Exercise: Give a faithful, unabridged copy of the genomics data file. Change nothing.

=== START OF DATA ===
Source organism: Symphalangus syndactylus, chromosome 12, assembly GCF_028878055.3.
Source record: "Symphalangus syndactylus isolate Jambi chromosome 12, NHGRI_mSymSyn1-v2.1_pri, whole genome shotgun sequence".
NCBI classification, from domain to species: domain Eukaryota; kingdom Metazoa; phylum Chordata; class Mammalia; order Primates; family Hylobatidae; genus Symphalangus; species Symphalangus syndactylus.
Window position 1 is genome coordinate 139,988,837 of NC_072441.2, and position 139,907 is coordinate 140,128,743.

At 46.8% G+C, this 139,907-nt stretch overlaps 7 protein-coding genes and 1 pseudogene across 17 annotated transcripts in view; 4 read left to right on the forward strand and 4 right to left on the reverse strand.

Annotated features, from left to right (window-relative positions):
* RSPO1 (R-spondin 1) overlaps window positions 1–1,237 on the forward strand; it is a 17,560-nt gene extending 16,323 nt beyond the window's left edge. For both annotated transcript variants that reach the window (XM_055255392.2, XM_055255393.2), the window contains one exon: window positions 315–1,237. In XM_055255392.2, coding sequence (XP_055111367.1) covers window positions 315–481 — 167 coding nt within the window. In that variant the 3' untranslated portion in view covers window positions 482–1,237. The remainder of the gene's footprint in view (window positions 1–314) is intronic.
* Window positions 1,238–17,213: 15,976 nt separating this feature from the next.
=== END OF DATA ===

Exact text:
Source organism: Symphalangus syndactylus, chromosome 12, assembly GCF_028878055.3.
Source record: "Symphalangus syndactylus isolate Jambi chromosome 12, NHGRI_mSymSyn1-v2.1_pri, whole genome shotgun sequence".
NCBI classification, from domain to species: domain Eukaryota; kingdom Metazoa; phylum Chordata; class Mammalia; order Primates; family Hylobatidae; genus Symphalangus; species Symphalangus syndactylus.
Window position 1 is genome coordinate 139,988,837 of NC_072441.2, and position 139,907 is coordinate 140,128,743.

At 46.8% G+C, this 139,907-nt stretch overlaps 7 protein-coding genes and 1 pseudogene across 17 annotated transcripts in view; 4 read left to right on the forward strand and 4 right to left on the reverse strand.

Annotated features, from left to right (window-relative positions):
* RSPO1 (R-spondin 1) overlaps window positions 1–1,237 on the forward strand; it is a 17,560-nt gene extending 16,323 nt beyond the window's left edge. For both annotated transcript variants that reach the window (XM_055255392.2, XM_055255393.2), the window contains one exon: window positions 315–1,237. In XM_055255392.2, coding sequence (XP_055111367.1) covers window positions 315–481 — 167 coding nt within the window. In that variant the 3' untranslated portion in view covers window positions 482–1,237. The remainder of the gene's footprint in view (window positions 1–314) is intronic.
* Window positions 1,238–17,213: 15,976 nt separating this feature from the next.